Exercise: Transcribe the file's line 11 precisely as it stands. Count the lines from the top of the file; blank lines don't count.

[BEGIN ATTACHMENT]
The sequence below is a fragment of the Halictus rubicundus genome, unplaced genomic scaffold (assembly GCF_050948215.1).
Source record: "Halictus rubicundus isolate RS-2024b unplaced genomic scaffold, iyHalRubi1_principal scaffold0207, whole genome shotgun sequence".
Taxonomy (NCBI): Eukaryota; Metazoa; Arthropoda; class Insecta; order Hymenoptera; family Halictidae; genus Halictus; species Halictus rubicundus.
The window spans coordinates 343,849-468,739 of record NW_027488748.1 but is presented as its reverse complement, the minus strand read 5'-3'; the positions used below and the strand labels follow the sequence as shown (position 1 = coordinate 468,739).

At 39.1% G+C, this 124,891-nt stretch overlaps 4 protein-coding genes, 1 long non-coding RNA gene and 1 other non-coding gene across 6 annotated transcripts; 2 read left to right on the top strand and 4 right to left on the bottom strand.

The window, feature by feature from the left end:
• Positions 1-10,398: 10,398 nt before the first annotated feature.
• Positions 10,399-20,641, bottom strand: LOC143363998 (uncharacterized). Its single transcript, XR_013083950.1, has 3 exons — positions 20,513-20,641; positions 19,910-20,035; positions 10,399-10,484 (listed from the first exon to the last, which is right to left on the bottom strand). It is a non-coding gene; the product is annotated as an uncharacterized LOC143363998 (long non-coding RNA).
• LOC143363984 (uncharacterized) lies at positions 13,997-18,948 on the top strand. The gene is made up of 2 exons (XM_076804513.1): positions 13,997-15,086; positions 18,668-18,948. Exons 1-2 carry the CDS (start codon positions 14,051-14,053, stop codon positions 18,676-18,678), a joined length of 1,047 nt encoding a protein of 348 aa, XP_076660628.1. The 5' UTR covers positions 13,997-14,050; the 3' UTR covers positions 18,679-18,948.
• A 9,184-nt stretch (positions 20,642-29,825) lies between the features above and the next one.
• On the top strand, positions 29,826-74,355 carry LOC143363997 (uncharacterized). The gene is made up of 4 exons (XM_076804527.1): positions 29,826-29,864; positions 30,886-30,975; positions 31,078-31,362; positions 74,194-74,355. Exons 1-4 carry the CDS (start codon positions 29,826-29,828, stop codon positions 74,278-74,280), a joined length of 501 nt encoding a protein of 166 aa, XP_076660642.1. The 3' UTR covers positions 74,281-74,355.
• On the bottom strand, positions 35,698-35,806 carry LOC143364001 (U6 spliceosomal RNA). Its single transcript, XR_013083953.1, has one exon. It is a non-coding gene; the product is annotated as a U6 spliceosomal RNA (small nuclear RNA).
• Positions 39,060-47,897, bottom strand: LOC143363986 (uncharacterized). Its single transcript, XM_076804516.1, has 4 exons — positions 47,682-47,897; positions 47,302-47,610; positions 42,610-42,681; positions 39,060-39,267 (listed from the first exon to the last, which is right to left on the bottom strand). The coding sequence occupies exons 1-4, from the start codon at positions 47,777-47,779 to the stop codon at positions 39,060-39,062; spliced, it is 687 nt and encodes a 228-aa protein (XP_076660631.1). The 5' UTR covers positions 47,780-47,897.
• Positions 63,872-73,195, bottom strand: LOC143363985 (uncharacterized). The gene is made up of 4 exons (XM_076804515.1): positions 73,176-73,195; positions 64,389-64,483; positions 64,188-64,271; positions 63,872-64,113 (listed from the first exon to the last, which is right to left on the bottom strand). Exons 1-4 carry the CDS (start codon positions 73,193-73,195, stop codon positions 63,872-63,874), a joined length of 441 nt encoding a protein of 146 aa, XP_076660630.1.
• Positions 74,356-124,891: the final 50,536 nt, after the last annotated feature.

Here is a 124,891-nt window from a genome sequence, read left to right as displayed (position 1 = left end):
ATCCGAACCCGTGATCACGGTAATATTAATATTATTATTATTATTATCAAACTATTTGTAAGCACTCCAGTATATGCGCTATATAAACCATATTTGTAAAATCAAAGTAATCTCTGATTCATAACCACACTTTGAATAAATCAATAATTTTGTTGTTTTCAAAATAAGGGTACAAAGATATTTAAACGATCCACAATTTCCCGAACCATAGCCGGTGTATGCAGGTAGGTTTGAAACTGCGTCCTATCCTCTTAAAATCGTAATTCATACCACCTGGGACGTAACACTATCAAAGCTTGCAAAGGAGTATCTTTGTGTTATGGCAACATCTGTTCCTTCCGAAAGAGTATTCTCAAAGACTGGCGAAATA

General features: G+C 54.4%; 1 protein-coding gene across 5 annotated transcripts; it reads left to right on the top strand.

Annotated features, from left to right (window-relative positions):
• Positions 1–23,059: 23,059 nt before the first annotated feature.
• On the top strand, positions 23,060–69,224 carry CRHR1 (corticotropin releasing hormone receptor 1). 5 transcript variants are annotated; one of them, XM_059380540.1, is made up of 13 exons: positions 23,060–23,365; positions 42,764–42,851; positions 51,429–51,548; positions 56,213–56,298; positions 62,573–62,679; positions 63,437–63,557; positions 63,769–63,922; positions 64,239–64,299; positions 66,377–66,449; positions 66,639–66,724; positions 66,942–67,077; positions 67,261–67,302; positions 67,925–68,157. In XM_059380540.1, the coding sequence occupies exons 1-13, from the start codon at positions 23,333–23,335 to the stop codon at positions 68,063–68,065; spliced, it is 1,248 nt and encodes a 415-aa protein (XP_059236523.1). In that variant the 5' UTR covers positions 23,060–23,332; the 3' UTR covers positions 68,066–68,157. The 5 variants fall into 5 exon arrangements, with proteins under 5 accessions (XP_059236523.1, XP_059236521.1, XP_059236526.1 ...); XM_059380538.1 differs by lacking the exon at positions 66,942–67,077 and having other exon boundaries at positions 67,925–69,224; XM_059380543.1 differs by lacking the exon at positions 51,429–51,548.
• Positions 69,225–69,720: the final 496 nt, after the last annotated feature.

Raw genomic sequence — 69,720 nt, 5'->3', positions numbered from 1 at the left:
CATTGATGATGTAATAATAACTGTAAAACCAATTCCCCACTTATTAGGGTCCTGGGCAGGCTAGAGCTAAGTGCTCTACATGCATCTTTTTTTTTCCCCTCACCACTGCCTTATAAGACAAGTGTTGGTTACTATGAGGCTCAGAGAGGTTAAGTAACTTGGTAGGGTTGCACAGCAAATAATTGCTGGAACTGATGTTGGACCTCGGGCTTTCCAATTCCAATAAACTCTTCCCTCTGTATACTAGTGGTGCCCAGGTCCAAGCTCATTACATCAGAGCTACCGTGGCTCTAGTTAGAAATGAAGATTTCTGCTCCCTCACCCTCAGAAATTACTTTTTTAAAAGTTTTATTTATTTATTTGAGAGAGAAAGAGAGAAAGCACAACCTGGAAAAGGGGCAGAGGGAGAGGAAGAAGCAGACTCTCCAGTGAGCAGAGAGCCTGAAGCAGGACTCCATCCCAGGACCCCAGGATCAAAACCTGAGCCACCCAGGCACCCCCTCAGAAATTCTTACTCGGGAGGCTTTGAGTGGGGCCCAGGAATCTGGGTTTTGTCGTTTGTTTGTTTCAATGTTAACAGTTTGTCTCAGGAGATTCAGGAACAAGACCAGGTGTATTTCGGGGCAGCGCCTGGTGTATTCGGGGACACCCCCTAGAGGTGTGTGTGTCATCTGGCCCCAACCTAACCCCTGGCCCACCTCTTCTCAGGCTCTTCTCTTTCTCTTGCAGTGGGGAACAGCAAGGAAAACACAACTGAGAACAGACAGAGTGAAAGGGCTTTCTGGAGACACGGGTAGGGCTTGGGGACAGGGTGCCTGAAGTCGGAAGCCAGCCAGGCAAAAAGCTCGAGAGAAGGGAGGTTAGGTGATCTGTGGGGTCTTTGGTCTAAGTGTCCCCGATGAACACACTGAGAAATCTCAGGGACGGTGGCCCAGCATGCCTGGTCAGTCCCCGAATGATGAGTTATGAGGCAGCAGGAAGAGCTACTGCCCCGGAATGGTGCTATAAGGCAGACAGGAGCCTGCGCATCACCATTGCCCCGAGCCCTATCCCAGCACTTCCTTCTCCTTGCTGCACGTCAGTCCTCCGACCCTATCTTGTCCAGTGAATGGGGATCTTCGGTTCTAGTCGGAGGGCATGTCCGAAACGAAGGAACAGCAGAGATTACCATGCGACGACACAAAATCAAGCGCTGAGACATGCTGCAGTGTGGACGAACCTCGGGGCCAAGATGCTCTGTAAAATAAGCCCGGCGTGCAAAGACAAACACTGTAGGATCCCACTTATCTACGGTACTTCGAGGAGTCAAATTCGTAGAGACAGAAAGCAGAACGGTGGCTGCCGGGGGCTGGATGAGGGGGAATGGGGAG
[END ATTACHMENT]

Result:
• On the top strand, positions 29,826-74,355 carry LOC143363997 (uncharacterized). The gene is made up of 4 exons (XM_076804527.1): positions 29,826-29,864; positions 30,886-30,975; positions 31,078-31,362; positions 74,194-74,355. Exons 1-4 carry the CDS (start codon positions 29,826-29,828, stop codon positions 74,278-74,280), a joined length of 501 nt encoding a protein of 166 aa, XP_076660642.1. The 3' UTR covers positions 74,281-74,355.